I will respect Designers more than before!
I bet all members in the product team of an IT business, use different analytic tools to measure their decisions and most of them confirm that their decision making is data driven. Tools like Google Analytics, Facebook Analytics, Google Firebase and many more free and paid tools you may use for different measurement purposes. However, you hear this a lot from other members when a designer presents a demo of the work:
“I feel that the red color for this call to action button will do more conversions. Please change it!”
You just feel it huh?
“I have 6 years of experience in this field and I’m sure that if you move the menu from the right to the left, we will double the revenue.”
Have you heard similar sentences from anyone in your team?
This scenario would be worse if you hear these sentences from a senior in your team and you can’t prove that his idea is not right! Actually, no one can prove which one is right before your really implement, run and then monitor the results.
Feelings and assumptions are killers of your product. And there is just one type of answers for assumption-driven decisions:
“I don’t know. Let’s try them.”
- A UI designer wants your opinion about some call to action buttons and asks you to choose the one you think will have more conversion. The best answer would be “I don’t know, let the data talk! Let’s try them to see which one will give us a better result”.
- You are a UX designer and you designed the fastest process to help a user purchase an item. Then, a senior in your team put forward another proposal that does not convince you that it’ll have better results. You may kindly tell him “Maybe you’re right. But maybe not! Let’s try them both.”
- You want to remove some fields from a registration form to reach a higher activation rate but with the cost of losing important data from users. Stop fast decision making and start testing it before. Maybe you’ll get the same activation rate plus losing users’ important data.
A Simple Testing Framework
Release a specific change to a small test group of your users and then get the measure of performance. You should use events or tags in the best and the right places to be able to make the right decisions according to the results.
A/B Test and Staging
Sometimes you want to add a new feature but you’re in doubt of two different UX implementation. For instance, you are going to have a landing page on your website with two different methods to get viewers’ Email addresses. Then A/B test would do the trick. You just compare the conversion rate of the two A and B tests and choose the better one as your new landing page. You just let data talk!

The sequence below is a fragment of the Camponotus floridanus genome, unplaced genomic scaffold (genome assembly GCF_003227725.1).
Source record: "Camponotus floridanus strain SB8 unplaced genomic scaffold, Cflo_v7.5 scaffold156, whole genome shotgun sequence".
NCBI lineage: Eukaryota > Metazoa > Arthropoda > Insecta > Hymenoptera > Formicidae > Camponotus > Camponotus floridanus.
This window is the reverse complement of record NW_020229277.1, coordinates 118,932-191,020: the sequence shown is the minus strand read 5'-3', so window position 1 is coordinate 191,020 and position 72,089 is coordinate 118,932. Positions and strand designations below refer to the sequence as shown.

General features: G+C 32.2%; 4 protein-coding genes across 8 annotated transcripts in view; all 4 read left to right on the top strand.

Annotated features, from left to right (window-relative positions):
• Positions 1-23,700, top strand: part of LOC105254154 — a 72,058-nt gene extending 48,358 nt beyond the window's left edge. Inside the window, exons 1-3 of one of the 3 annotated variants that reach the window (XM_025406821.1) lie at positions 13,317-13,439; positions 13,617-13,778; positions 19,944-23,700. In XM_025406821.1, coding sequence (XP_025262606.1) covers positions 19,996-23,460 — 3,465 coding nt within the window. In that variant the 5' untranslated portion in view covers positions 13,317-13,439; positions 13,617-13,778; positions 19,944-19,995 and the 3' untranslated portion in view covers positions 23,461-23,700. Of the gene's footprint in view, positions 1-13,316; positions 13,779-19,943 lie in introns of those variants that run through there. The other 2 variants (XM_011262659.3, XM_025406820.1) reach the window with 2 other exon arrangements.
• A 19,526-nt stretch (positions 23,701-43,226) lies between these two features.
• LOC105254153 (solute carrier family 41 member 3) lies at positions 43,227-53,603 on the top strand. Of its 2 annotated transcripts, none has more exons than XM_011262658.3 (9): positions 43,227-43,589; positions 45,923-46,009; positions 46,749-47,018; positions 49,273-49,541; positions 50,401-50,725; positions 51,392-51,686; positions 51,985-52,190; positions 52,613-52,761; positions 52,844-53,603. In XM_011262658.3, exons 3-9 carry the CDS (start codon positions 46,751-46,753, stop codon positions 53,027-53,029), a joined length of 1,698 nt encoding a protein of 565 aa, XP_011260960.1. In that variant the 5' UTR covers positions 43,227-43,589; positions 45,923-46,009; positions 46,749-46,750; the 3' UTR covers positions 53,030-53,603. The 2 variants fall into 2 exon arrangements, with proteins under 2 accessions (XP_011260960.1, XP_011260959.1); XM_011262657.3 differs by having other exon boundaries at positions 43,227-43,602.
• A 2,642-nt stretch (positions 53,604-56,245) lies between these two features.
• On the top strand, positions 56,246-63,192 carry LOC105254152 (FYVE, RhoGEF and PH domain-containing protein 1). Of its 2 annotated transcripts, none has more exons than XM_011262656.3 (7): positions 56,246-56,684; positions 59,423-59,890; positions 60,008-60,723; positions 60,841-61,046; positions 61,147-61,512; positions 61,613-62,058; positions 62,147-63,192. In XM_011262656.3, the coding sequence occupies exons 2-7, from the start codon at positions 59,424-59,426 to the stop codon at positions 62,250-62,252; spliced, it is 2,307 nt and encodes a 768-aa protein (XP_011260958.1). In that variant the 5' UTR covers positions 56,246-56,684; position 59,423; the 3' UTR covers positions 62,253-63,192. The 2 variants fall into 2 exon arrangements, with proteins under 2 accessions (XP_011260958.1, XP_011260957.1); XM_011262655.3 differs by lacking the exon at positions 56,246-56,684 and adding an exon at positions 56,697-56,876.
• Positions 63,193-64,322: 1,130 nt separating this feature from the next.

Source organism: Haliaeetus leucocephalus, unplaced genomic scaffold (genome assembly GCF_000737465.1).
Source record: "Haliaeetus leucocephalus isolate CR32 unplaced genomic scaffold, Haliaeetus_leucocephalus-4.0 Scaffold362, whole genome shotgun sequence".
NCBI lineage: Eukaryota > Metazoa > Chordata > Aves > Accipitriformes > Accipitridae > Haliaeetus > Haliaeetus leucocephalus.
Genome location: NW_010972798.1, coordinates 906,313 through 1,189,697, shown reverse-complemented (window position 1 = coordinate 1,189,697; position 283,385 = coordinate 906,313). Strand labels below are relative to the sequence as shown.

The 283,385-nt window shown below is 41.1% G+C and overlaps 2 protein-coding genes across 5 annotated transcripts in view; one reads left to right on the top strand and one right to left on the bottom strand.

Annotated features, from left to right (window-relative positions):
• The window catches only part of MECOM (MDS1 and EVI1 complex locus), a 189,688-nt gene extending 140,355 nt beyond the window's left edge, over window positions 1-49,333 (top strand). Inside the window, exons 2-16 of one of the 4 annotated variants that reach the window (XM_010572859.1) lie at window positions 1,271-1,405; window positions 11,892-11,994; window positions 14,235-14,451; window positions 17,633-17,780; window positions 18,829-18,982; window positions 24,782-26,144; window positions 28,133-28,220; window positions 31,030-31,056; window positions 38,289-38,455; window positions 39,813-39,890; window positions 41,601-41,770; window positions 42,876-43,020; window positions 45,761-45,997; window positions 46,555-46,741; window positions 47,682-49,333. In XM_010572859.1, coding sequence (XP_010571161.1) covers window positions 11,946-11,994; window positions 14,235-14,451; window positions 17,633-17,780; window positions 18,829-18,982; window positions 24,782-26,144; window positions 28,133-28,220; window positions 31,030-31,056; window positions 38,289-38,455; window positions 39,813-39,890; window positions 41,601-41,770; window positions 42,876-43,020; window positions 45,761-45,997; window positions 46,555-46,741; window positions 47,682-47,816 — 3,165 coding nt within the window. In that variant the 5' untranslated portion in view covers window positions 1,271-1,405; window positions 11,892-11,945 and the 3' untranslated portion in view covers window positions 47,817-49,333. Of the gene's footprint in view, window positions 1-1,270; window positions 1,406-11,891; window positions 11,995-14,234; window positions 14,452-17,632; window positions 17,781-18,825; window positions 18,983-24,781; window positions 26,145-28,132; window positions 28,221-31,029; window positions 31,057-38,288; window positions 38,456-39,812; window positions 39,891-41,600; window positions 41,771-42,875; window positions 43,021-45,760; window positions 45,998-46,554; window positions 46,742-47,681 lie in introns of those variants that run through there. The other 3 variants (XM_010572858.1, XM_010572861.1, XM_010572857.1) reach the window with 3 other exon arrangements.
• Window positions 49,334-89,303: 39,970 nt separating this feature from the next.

In some other cases, you only want to change a process or add a new feature. Your website already has a “plan and pricing” page and you’re promoting your different premium plans on it. Your viewers can choose from Free (Sign Up for Free), Professional (Order Now) and Enterprise (Order Now) plans. Suddenly a question strikes your mind: “What if I grab users attention to the paid plans and change “Sign Up for Free” button to a tiny button to grab less attention? So those who wants free plans will definitely look for it and will find it. And those who are ready to pay, will not see the free plan”. And yes, the answer to this question will absolutely be “How genius I am! But let’s test this assumption before”. You should ship the changes to a small but enough portion of your viewers and compare the results with the original one.
In the history of our company, we made lots of decisions based on people’s opinion and members assumptions, specifically when our designers wanted to choose between two or three different user interfaces, illustrations or user experiences. And I strongly believe that this method is a 100% a wrong decision-making method you can have! I forced to implement lots of my assumptions in my career life as the product owner without giving others ideas a chance to be tried! I cannot say we got bad results (because I don’t know what could be the good result) but we could do much better.
Not only for designed materials but also for marketing decisions, assumption is a product killer. I just talked about design assumptions, because giving ideas about a product design is much easier than giving ideas about product campaigns and development structures! Everyone [think that they] have a designer inside! In many cases, your ideas do not have any significant effects on your product.
So try to eat your idea and just let designers implement their own ideas. Trust your feeling and assumption but never insist on them until you see the result.